Table of Contents
JOURNEY INTO NIGHTMARE ...
“The path we have to take,” the demon warned Damien, “lies through the substance of the Hunter’s own fear. Are you ready for that?”
Through the smoky film guarding the room he could see a glistening blackness, like an oil slick, that rippled thickly as the earth-fae flowed into it. Hungry, it seemed. Terribly hungry. A foul odor rose up from its surface, a stink of blood and carrion... and worse.
“He feared sunlight. Heat. Healing. All the things that life is made of.”
“Don’t be naive, Reverend Vryce.”
The vile stuff was moving slowly toward him; if he stayed where he was it would soon make contact. “Death,” he said sharply. “He feared death more than anything.”
“Not death,” the demon said.
Startled, he looked at Karril. The Iezu’s eyes were dark, unreadable.
“Death isn’t a thing or a place,” Karril told him. “It’s a transition. A doorway, not a destination. Think,” he urged. “You know the answer.”
And he did, suddenly. He knew it, and grew weak at the thought. Was that what lay ahead of them? No wonder Karril didn’t want to get involved.
“Hell,” he whispered. “He feared Hell.”
The critics rave for C. S. Friedman’s stunning
“Stunning... combines good historical world-building, vampires, religion, and transcendence in a tale that is both entertaining and cathartic.... A feast for those who like their fantasies dark, and as emotionally heady as a rich red wine.”—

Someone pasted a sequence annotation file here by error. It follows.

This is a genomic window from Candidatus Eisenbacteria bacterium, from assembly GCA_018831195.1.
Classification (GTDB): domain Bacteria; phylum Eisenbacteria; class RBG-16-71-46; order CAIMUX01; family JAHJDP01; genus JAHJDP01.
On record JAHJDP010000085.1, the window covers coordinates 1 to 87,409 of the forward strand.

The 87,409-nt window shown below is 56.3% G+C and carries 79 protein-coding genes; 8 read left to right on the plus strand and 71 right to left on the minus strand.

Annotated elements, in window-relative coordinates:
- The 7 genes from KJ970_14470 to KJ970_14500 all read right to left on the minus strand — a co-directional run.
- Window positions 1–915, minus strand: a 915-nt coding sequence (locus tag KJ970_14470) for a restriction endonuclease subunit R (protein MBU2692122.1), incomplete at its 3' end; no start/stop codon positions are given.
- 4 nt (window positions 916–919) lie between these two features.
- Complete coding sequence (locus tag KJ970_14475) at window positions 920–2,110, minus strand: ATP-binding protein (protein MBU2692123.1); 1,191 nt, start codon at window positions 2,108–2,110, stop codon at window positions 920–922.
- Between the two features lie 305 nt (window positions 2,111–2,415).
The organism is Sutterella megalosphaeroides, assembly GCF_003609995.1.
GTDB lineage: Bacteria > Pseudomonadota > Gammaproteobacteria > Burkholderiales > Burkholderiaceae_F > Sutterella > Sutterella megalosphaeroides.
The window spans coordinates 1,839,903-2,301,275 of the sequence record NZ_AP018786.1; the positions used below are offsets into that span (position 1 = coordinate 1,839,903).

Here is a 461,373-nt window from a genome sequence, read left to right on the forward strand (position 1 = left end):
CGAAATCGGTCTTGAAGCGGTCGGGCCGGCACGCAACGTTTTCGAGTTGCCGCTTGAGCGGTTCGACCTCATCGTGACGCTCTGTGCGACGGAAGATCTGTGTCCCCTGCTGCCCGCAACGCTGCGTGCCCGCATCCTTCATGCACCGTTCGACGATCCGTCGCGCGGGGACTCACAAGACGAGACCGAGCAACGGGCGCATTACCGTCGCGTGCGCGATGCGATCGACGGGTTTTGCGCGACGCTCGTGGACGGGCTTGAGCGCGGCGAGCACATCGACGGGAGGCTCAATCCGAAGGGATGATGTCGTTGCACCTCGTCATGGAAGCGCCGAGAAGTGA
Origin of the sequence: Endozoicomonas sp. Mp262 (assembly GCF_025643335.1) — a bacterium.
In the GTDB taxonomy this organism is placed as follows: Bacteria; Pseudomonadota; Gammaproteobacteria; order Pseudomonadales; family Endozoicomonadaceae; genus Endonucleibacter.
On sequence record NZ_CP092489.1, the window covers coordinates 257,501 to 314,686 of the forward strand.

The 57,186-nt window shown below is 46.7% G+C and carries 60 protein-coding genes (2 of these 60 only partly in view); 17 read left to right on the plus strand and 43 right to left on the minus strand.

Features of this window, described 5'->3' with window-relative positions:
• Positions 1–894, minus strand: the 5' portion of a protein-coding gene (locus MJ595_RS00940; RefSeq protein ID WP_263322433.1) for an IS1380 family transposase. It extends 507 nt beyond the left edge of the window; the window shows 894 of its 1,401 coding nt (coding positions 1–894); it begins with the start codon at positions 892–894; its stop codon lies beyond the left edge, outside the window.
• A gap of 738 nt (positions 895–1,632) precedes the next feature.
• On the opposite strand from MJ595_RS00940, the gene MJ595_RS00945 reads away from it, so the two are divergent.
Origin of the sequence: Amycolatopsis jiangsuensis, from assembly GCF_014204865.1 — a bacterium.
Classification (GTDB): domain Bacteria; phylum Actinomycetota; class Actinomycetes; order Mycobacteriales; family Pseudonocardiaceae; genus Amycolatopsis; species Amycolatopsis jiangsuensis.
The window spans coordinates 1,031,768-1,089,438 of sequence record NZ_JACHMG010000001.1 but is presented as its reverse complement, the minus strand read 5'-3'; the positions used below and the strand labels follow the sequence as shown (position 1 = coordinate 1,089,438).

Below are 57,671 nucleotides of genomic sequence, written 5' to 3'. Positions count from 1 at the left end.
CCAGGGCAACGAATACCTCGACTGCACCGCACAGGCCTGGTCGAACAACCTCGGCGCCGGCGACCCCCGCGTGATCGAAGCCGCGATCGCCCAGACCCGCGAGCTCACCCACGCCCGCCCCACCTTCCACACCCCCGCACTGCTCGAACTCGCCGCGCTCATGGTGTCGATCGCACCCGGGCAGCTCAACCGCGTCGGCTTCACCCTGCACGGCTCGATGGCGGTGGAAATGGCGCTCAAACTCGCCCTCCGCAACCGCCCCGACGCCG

“Words do not suffice to describe the sheer imaginative genius, not to mention incredible power, of Ms. Friedman’s formidable storytelling gift—you simply have to experience it.”—
“The creative genius of C. S. Friedman bums brightly with the publication of her stunning new novel, blending elements of science fiction and fantasy into an extraordinary reading experience.”—
“Friedman writes cogently on the nature of human desire for knowledge and the dangerous covenants necessary to attain it....”—
“Some of the best writing I have seen in quite a while, and the ending is excellent. Buy this one. Don’t wait for it to come out in paperback. Very highly recommended.”
Science Fiction Review
“A superb storyteller of amazing power and infinite subtlety, Ms. Friedman sweeps us off on the magical wings of her imagination for another splendid reading experience.” —
“This sequel to BLACK SUN RISING secures Friedman’s reputation both as a gifted storyteller and an innovative creator.”—
“A good mystery wrapped in an adventure story and set against an original and often fascinating background.”
Science Fiction Chronicle
“WHEN TRUE NIGHT FALLS combines SF and fantasy motifs in a believable manner. C. S. Friedman also manages to work theological discussions in without slowing the pace. Recommended.—
“Competently wrought, independently intelligible, engaging.” —
“An excellent blend of horror, fantasy, and science fiction. I can’t wait for the final volume.”
“One of the better fantasy series in recent memory ... readers will be enthralled... (Friedman’s) general mastery of her material should delight her fans.”
“Complex and compelling... The richly detailed setting and strong supporting characters give substance to a tale that explores the consequences of embracing evil in hopes of achieving its redemption. A priority purchase.”
“Epic fantasy with a keen, dark edge... shows off Friedman’s gifts of craft and authorial insight.
Novels by C. S. Friedman available from DAW Books
The Magister Trilogy
FEAST OF SOULS
WINGS OF WRATH
THE MADNESS SEASON
THIS ALIEN SHORE
IN CONQUEST BORN
The Coldfire Trilogy
BLACK SUN RISING